“But without government, who would run the buses?”
This is another rhetorical question I get a lot, usually at the bus stop while waiting for mine to arrive 5-10 minutes after it’s supposed to. I work in the International District in Seattle, and as part of my commute I take the Metro or Sound Transit every day.
Incidentally, every day I see the fundamental difference between private and government-run bus lines.
Yesterday, the Seattle Times reported that King County is asking voters to approve new taxes and fees to pay for the bus system. Either that, or the price per ticket goes up. Currently, it is $2.50 for Sound Transit and $3 for Metro.
Remember, this is a government-run bus system. Asking voters to approve new taxes to pay for it means it isn’t making a profit to pay for itself. It’s operating costs are greater than the revenue it generates.
One has to wonder if there is something wrong with the business model that needs to be tweaked. Perhaps they are spending money on things that are not necessary.
I once remarked that the solution is for the bus line to be privatized. A person responded that if this happened buses would only cater to the rich and the poor would have nothing.
Strange. Cell phones, TVs, DVDs, cars and countless other products are privately owned and sold by private companies. Yet the poor don’t seem to have a problem purchasing them.
To add to that, everyday I go down 5th Avenue I walk past a group of people waiting for the Bolt Bus, which is privately owned. Bolt buses have routes going from Seattle to Portland and Vancouver, B.C. The price per ticket? Depends on when and how you order it, but I found a ticket to Portland for $11. The trip is 170 miles. A trip from Seattle to where I live is around 20 miles. The cost is either $2.50 or $3.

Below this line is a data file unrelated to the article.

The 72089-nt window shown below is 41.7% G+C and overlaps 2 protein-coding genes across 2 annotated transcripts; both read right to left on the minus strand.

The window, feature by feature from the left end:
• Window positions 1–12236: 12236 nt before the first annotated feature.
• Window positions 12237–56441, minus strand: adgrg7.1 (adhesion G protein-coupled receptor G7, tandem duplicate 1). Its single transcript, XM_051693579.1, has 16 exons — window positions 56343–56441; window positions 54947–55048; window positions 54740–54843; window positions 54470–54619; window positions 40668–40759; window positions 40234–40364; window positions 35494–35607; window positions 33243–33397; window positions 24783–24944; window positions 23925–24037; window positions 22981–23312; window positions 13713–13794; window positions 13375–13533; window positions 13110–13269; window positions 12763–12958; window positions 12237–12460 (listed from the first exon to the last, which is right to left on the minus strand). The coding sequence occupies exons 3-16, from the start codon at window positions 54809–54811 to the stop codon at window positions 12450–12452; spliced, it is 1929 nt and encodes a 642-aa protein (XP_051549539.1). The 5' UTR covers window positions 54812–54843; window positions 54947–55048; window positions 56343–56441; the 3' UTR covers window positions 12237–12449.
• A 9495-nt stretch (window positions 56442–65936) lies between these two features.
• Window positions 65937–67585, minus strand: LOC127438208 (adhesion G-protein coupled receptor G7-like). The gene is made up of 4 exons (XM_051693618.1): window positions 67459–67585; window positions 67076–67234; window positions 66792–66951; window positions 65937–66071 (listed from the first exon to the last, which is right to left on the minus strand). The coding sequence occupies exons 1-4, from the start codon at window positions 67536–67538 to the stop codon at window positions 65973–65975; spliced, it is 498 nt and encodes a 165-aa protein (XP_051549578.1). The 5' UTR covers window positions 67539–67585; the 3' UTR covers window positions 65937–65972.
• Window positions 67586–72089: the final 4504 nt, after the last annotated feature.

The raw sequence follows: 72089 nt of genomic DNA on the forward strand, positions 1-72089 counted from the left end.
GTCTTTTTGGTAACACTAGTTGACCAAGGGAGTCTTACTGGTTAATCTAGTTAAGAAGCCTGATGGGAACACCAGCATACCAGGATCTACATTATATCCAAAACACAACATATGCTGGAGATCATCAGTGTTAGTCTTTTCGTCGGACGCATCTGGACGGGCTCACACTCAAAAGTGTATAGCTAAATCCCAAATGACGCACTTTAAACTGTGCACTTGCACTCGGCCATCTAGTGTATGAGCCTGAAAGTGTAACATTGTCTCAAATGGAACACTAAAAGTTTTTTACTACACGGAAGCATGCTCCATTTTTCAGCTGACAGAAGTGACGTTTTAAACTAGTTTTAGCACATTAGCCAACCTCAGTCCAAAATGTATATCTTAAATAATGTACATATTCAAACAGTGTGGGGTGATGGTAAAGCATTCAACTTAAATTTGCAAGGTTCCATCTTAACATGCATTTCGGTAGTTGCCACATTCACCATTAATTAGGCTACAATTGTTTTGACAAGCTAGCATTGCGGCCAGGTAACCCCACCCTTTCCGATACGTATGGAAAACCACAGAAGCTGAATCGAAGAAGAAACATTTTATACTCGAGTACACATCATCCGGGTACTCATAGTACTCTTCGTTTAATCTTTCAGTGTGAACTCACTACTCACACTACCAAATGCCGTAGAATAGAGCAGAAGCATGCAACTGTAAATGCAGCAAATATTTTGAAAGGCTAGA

Or, compare it to Amtrak, which is also run by the government. A ticket from Seattle to Portland is, at the cheapest, $24.
Not surprisingly, Bolt Bus has won over a lot of Amtrak’s customers. Unlike Amtrak, it cannot rely on government bailouts, which is what occurs when revenue doesn’t cover the costs of operating and the government must step in to fund it.
This new vote is essentially asking voters to approve additional bailouts of the bus line.
Bolt Bus has a strong incentive to tailor their services for their customers. They have to meet their schedules and arrive on time, or else people won’t use the buses. They also provide it at a price that even the poor can afford.
And, most importantly, they do it without taking money from people without their consent, which is what the county does every time a section of the population approves of taxes to pay for services they may or may not use.